As I work myself through the flood of sustainability reports and pitches I receive on a regular basis, I’ve noticed a recurring theme: More and more companies are talking less about their purchases of carbon offsets and more about their investments in renewable energy certificates (RECs).
Indeed, if you check out the criteria that the U.S. Environmental Protection Agency uses to compile its list of biggest green power users in the United States, you’ll see that there are three ways you can accrue points for the list: invest in on-site generation of renewable energy, buy utility green power products or purchase renewable energy certificates. (The definition of RECs is provided on the link above.) Carbon offsets don’t count. At least not on this ranking.
Let’s stop for a moment and ponder the intention of a carbon offset.
To me, buying a carbon offset sort of is the equivalent of stating the following: “I realize I am having an impact on the environment from some of my lifestyle habits <insert production or operational here if you’re talking about your company> but I am unable to reverse that right now.” This is a rather altruistic motive, at least until you reflect a little more deeply. That’s because you can buy offsets with either short-term or long-term intentions. Short term if you EVENTUALLY intend to reverse the impact but just can’t right at this moment or long term if you want to make yourself feel better but aren’t going to do something about it because it would probably cost too much.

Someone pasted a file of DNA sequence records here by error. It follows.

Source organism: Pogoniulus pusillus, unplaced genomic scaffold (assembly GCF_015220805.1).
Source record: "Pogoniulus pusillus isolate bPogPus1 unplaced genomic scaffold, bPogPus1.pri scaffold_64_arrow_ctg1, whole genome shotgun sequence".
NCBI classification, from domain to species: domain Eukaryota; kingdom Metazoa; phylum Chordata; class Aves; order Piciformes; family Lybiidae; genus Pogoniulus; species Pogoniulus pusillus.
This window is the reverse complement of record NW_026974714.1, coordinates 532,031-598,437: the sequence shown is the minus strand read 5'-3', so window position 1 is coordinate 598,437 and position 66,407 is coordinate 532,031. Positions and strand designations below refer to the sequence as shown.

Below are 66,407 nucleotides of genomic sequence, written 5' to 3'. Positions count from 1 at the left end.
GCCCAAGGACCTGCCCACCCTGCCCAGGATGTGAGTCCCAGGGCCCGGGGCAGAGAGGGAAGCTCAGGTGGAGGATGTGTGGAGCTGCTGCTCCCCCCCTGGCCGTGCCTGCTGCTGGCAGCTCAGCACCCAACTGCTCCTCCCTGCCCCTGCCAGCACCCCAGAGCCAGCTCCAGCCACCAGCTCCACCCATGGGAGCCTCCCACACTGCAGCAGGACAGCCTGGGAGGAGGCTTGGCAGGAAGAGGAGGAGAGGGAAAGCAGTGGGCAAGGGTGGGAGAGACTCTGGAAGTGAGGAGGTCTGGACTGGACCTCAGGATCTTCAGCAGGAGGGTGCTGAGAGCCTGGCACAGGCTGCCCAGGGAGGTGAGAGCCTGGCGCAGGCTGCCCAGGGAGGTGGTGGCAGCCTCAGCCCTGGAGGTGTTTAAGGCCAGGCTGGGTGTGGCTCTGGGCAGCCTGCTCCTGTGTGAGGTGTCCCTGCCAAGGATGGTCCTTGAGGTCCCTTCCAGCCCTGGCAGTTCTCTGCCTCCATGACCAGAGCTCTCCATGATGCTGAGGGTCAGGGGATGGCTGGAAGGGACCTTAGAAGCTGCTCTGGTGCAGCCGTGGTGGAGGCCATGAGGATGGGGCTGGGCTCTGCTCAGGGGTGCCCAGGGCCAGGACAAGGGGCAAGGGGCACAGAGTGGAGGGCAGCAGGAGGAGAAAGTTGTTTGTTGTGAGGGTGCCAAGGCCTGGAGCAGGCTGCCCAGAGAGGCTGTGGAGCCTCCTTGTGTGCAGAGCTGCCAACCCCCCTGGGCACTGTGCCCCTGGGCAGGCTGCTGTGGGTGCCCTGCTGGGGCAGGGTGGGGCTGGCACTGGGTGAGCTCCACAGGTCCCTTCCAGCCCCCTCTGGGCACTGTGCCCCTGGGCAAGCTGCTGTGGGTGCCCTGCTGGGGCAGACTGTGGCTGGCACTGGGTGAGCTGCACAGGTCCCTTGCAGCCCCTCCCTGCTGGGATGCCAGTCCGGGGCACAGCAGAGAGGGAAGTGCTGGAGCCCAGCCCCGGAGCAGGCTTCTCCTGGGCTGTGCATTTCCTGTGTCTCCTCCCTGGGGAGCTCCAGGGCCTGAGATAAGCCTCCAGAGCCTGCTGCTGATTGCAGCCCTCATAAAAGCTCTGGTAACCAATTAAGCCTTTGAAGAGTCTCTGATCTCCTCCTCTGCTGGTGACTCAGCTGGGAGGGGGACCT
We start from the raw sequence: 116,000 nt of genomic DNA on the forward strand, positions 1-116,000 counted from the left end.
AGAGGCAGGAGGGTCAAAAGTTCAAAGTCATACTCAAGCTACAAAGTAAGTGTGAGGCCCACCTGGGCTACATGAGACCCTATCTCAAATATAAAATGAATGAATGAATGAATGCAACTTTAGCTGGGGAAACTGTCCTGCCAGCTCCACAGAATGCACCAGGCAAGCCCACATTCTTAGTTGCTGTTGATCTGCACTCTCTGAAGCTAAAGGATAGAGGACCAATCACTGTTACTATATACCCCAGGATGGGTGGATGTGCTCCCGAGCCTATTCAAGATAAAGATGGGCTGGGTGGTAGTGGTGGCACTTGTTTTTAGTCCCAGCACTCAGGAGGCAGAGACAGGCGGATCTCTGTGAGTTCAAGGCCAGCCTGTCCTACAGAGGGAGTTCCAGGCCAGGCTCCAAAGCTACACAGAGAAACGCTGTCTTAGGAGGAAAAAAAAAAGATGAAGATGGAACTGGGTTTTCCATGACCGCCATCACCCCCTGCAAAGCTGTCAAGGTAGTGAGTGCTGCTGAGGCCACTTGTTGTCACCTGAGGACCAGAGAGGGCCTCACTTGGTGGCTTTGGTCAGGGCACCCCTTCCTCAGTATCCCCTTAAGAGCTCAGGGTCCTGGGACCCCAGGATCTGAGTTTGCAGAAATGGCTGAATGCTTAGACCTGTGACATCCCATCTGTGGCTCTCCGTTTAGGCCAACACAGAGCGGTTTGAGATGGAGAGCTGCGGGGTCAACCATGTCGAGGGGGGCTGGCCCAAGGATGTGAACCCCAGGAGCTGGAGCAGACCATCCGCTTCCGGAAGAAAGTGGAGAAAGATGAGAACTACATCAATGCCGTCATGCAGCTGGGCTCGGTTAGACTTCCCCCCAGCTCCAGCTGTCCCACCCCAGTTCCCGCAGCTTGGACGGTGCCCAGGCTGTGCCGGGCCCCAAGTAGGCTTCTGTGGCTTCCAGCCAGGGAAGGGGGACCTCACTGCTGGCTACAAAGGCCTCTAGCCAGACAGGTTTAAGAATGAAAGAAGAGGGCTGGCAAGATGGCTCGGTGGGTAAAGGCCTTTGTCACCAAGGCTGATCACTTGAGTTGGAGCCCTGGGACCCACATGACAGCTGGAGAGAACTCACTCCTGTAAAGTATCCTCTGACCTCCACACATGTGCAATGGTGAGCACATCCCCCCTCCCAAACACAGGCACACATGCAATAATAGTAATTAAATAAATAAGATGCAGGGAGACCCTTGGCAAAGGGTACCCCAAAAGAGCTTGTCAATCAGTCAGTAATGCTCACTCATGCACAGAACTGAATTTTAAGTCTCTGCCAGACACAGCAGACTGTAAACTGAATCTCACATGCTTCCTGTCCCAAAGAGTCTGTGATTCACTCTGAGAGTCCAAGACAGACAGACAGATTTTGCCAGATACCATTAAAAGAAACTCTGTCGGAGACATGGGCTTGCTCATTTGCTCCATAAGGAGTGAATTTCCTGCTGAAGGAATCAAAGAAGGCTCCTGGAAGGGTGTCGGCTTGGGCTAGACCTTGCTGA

When I’ve asked business executives why they are increasingly interested in RECs, it usually comes down to something pretty simple: They want to use more renewable energy, but don’t have access to supply at some facility or another. This is something that seems less in their immediate control. By buying a certified or verified REC (one that represents new generation capacity has been created), a company is theoretically funding a solution to the problem. Of course, I guess the same could be said of offsets, which usually represent some sort of activity designed to take carbon emissions out of the atmosphere.
Lorie Wigle, general manager of the Eco-Technology office for Intel, which happens to be the No. 1 company on the EPA’s Top 50 national Green Power list, says neither offsets nor RECs are really a substitute for the impact of an absolute reduction in power consumption by either a business or individual. This, Wigle says, is her company’s top concern looking into 2010 and beyond.
But increasingly Intel is eager to use renewable energy sources wherever possible. The realities of geography and weather notwithstanding, Wigle says renewable resources are still finite. So, Intel is trying to stimulate the production of renewable energy wherever possible.
“The supply has to be there for you to purchase it,” she says.
Expect more companies to talk up RECs in the next cycle of sustainability and green operational reports, and get ready to balance your own portfolio.